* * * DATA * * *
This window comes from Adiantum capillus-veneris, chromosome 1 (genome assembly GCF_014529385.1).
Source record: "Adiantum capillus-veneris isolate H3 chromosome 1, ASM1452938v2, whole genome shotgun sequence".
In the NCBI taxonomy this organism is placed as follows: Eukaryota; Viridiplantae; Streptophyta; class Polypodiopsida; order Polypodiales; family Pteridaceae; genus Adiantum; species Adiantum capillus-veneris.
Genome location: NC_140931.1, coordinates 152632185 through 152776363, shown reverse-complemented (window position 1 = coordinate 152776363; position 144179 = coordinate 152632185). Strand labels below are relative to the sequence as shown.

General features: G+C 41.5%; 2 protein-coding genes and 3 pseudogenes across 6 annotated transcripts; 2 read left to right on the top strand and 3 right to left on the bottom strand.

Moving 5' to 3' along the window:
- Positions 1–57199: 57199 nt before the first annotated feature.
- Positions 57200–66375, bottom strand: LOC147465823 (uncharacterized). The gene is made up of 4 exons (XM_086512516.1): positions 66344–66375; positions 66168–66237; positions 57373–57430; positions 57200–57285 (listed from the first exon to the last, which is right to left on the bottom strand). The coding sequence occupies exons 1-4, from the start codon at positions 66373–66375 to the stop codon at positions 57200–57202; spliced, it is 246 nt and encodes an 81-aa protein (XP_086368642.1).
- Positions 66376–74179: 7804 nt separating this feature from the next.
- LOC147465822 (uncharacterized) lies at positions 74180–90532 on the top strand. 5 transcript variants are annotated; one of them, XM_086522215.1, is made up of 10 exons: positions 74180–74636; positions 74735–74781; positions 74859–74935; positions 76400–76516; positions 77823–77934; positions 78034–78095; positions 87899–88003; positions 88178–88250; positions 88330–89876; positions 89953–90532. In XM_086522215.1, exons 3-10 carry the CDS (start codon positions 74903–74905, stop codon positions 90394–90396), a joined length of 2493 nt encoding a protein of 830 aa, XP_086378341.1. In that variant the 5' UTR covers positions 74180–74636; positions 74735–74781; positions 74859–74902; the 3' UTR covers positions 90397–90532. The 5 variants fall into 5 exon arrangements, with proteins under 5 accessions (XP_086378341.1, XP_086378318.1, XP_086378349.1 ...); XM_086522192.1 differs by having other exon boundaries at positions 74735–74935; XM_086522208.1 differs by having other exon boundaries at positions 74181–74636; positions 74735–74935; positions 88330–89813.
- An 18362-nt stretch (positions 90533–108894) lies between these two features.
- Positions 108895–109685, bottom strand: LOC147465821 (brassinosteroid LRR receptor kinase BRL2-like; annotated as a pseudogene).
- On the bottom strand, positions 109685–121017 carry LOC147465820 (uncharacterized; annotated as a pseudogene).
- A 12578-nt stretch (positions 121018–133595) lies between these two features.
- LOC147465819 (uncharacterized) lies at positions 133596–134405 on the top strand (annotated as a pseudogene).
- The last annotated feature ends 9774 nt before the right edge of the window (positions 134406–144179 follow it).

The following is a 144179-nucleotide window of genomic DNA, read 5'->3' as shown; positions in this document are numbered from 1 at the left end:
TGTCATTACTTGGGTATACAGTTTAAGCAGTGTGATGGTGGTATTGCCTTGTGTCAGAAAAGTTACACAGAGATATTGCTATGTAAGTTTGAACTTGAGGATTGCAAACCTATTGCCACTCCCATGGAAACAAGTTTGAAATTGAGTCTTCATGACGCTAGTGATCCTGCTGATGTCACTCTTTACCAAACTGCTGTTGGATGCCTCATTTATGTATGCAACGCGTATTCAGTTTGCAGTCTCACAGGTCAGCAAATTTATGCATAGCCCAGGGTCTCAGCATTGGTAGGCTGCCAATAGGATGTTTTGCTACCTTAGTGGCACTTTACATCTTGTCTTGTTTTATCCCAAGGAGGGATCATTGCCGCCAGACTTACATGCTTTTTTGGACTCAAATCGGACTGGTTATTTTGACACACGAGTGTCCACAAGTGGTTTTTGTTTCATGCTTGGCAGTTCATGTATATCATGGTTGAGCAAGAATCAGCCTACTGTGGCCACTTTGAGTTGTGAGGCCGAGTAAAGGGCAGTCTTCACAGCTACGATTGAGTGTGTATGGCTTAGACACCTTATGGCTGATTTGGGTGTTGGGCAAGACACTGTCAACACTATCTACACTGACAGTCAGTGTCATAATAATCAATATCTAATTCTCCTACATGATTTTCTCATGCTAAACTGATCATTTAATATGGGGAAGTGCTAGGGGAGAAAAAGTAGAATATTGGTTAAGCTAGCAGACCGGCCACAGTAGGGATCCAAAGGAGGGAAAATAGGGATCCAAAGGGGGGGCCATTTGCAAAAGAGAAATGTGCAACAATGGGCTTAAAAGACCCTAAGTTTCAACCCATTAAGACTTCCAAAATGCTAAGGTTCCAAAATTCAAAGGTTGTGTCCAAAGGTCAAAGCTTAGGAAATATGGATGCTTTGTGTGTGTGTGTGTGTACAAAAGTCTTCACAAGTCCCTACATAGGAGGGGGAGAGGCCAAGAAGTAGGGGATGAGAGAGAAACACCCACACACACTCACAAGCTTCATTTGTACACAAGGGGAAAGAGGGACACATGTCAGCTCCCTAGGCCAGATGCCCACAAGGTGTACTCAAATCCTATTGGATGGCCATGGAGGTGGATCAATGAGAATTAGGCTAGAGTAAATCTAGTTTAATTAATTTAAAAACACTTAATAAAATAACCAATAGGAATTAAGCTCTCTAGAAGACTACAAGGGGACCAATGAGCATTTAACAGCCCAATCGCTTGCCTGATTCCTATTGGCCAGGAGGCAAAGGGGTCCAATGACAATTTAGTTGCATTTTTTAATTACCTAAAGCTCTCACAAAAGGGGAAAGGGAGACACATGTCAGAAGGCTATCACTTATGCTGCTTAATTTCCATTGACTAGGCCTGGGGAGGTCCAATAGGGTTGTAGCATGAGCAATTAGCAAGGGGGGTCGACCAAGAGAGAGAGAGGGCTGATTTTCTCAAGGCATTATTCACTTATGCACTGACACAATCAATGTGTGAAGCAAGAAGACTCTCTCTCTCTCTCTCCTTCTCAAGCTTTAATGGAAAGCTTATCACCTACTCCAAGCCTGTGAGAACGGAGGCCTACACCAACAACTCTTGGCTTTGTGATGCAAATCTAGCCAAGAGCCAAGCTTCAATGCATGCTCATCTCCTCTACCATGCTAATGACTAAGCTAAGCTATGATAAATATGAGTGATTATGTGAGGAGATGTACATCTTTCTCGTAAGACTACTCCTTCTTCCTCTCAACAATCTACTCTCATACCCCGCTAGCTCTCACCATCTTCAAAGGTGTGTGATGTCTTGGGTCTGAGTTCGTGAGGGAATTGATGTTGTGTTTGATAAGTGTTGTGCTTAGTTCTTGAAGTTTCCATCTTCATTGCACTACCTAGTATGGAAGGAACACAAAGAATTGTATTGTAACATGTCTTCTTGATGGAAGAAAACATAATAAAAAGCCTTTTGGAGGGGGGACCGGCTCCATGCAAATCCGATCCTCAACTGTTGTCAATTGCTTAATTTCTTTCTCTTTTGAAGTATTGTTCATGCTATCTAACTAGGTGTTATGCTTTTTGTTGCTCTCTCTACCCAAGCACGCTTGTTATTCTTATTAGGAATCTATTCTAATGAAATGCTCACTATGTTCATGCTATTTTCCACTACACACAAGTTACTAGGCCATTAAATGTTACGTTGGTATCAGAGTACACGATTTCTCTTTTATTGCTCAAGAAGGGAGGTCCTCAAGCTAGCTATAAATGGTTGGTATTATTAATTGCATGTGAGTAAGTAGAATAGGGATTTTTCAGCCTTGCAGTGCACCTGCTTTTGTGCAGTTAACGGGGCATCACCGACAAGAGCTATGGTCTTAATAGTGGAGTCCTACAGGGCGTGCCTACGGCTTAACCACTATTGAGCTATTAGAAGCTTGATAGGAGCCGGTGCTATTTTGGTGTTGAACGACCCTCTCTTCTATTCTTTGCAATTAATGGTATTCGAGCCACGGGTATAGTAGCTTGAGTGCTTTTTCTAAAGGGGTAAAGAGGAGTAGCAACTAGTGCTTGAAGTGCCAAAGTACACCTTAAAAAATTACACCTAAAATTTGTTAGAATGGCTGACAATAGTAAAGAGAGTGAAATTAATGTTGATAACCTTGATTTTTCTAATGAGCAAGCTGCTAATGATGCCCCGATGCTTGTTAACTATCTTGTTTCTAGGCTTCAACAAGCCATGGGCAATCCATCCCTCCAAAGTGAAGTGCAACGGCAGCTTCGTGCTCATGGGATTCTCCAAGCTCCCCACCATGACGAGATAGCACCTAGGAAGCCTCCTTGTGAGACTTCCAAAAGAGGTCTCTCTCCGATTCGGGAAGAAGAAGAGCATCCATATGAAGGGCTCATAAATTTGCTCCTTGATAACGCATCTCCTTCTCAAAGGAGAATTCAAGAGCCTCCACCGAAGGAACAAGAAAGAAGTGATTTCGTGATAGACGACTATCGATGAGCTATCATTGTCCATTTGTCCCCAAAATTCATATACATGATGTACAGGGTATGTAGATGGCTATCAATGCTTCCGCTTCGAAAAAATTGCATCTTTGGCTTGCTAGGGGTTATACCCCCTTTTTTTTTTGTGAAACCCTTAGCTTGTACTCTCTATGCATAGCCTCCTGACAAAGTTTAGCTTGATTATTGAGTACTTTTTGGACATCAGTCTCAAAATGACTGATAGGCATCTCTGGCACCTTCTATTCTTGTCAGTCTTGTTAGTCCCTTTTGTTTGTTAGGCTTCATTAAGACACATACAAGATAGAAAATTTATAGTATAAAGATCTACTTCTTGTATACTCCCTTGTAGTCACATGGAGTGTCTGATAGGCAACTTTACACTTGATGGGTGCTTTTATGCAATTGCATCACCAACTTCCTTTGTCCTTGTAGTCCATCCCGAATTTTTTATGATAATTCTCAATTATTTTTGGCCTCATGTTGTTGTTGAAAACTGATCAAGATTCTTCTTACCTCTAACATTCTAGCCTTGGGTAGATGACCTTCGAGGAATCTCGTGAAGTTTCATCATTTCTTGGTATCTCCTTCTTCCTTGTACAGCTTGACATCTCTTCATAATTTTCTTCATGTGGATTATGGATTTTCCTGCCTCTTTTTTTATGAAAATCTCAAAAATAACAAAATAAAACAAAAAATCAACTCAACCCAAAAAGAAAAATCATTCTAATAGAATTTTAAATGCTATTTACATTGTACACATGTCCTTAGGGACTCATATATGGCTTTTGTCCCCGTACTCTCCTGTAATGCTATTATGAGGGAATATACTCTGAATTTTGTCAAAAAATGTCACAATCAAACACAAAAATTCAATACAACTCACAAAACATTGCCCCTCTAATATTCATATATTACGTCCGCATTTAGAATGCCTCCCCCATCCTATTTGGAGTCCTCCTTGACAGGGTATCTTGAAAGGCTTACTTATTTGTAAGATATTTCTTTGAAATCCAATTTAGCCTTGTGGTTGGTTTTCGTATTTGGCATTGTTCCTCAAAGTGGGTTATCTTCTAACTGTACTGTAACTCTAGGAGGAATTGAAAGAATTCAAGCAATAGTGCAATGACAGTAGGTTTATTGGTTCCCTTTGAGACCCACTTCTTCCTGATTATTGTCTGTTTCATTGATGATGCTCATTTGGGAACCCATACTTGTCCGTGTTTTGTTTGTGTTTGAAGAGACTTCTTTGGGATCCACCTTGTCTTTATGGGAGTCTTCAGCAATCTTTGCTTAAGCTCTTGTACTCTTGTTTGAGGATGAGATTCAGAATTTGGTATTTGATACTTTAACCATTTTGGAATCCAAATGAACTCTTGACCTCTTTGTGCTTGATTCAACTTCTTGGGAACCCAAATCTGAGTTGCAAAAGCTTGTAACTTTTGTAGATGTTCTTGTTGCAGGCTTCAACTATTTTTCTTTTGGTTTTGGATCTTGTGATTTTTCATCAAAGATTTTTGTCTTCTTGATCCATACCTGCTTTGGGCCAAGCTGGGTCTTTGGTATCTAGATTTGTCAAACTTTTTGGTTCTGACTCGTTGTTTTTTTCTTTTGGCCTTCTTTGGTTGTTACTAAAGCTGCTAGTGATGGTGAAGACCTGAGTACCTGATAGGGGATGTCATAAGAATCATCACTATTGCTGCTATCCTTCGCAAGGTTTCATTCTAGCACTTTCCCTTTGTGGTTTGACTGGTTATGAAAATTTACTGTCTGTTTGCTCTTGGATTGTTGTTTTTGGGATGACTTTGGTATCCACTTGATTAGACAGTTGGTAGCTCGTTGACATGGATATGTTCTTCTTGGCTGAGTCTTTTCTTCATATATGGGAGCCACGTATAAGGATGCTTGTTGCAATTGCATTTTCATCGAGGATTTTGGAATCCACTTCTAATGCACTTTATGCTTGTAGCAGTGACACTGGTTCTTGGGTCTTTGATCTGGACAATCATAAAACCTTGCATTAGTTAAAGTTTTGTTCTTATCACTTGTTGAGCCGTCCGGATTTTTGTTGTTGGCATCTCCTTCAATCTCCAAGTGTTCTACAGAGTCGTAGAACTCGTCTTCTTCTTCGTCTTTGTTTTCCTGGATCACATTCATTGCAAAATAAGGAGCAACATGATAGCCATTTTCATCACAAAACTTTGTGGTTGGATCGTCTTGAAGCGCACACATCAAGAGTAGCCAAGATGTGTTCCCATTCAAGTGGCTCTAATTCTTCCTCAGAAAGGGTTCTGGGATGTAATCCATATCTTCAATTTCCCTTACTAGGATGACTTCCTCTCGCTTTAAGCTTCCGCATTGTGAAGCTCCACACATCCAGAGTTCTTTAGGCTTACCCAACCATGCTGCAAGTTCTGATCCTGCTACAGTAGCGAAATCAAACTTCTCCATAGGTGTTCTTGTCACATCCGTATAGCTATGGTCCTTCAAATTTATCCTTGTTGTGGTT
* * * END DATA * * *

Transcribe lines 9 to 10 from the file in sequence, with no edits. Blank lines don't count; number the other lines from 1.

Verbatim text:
- Positions 66376–74179: 7804 nt separating this feature from the next.
- LOC147465822 (uncharacterized) lies at positions 74180–90532 on the top strand. 5 transcript variants are annotated; one of them, XM_086522215.1, is made up of 10 exons: positions 74180–74636; positions 74735–74781; positions 74859–74935; positions 76400–76516; positions 77823–77934; positions 78034–78095; positions 87899–88003; positions 88178–88250; positions 88330–89876; positions 89953–90532. In XM_086522215.1, exons 3-10 carry the CDS (start codon positions 74903–74905, stop codon positions 90394–90396), a joined length of 2493 nt encoding a protein of 830 aa, XP_086378341.1. In that variant the 5' UTR covers positions 74180–74636; positions 74735–74781; positions 74859–74902; the 3' UTR covers positions 90397–90532. The 5 variants fall into 5 exon arrangements, with proteins under 5 accessions (XP_086378341.1, XP_086378318.1, XP_086378349.1 ...); XM_086522192.1 differs by having other exon boundaries at positions 74735–74935; XM_086522208.1 differs by having other exon boundaries at positions 74181–74636; positions 74735–74935; positions 88330–89813.